Will this work as expected?

Discussion in 'The Projects Forum' started by Dimitris76, Dec 17, 2011.

  1. Dimitris76

    Thread Starter Member

    Jul 17, 2011
    45
    1
    Last edited: Dec 17, 2011
  2. praondevou

    AAC Fanatic!

    Jul 9, 2011
    2,936
    488
    First thing I can say that there are base resistors missing for the two transistors on the right.
    When the switch is open the lower left PNP conducts, applying V+ to the base of the lower right NPN. BOOM !
    Same thing for the upper two transistors when the switch is closed.
     
  3. Dimitris76

    Thread Starter Member

    Jul 17, 2011
    45
    1
    Oops...
    Apart from the base transistors? Will the circuit perform as the table suggests when I add the base resistors?

    Dimitrios
     
  4. Kermit2

    AAC Fanatic!

    Feb 5, 2010
    3,778
    932
    Not unless you like the smell of toasted transistors. Where did you get the idea for this arrangement?
     
  5. Dimitris76

    Thread Starter Member

    Jul 17, 2011
    45
    1
    Kermit,

    Could you show me the short circuit if I add the base resistors? The idea is mine...

    Dimitrios
     
  6. praondevou

    AAC Fanatic!

    Jul 9, 2011
    2,936
    488
    Do you want two push-pull outputs or why did you connect the transistors at OUT1?
    The two outputs signals are supposed to be inverted, right, i.e. if one is HIGH the other one is LOW?
     
    Last edited: Dec 17, 2011
  7. Dimitris76

    Thread Starter Member

    Jul 17, 2011
    45
    1
    Hmmm. All I want is a circuit that will reverse the polarity at the outputs when I open/close switch 1. I thought that with the switch open the lower transistors will conduct giving me V+ on output 1 and GND on output 2. With switch closed the upper transistors will conduct outputting GND on output 1 and V+ on output 2.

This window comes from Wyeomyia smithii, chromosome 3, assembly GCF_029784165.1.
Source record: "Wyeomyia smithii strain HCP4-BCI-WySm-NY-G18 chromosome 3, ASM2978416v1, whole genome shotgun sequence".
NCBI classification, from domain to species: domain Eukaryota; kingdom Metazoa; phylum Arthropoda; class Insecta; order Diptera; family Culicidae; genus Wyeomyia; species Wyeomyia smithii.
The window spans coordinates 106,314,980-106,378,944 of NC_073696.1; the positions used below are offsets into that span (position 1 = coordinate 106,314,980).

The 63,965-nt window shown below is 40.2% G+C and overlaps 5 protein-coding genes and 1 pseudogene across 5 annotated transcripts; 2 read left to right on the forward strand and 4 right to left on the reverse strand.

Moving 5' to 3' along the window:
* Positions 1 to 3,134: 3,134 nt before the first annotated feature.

The base resistors are ommited in my schematic but I'll obviously have to add them in the circuit.

    Dimitrios
     
  8. wayneh

    Expert

    Sep 9, 2010
    12,100
    3,034
    I don't know if it helps you at all, but I recently needed a way to reverse the polarity of a circuit. I accomplished this using a 4017 counter, using the "1" and "2" outputs to power the circuit. On the first clock tick to the 4017, "1" goes high and "2" is ground. On the next tick, this reverses. Then the 4017 resets. Net effect, every time you send a pulse to the 4017, the output circuit polarity reverses.
     
  9. praondevou

    AAC Fanatic!

    Jul 9, 2011
    2,936
    488
    No doesn't work like this.

    Did you mean similar to this?
    [​IMG]

    I didn't include anything to make absolutely sure that there will be no shotthrough under no circumstances.
     
  10. Kermit2

    AAC Fanatic!

    Feb 5, 2010
    3,778
    932
    Is there a specific reason you don't want to use a two pole double throw switch to do the deed? Would the switch bounce be a problem? There will be switch bounce with almost ANY mechanical switch even in the proposed scheme you first posted the output would cycle quickly between polarities for a short time immediately following the switch being 'thrown'
     
  11. Dimitris76

    Thread Starter Member

    Jul 17, 2011
    45
    1
    Praondevou,

    isn't this the exact same schematic I drew on paper (sans the base resistors...)???

    Kermit2
    that's exactly what I want to get rid of with this solid state circuit - a DPDT mechanical relay.
    The switch is not mechanical either. It will be either another transistor or a solid state NO relay (built in phototransistor?). Do you think switch bounce will still be an issue?

    Dimitrios
     
    Last edited: Dec 18, 2011
  12. praondevou

    AAC Fanatic!

    Jul 9, 2011
    2,936
    488
    Yes , similar. the bases however should not be connected. For the leftmost transistors you also need two base resistors, one for each transistor.
    You could tie the bases together if the transistors were inverted.
    [​IMG]

    There is however still an error in what I drew. Just don't have the time right now to correct it.

    It would be interesting to know what your load is. Do you really need two push pull output stages?
     
    Last edited: Dec 18, 2011
  13. Dimitris76

    Thread Starter Member

    Jul 17, 2011
    45
    1
    What the advantage - if any - of inverting the transistors and tieing the bases together?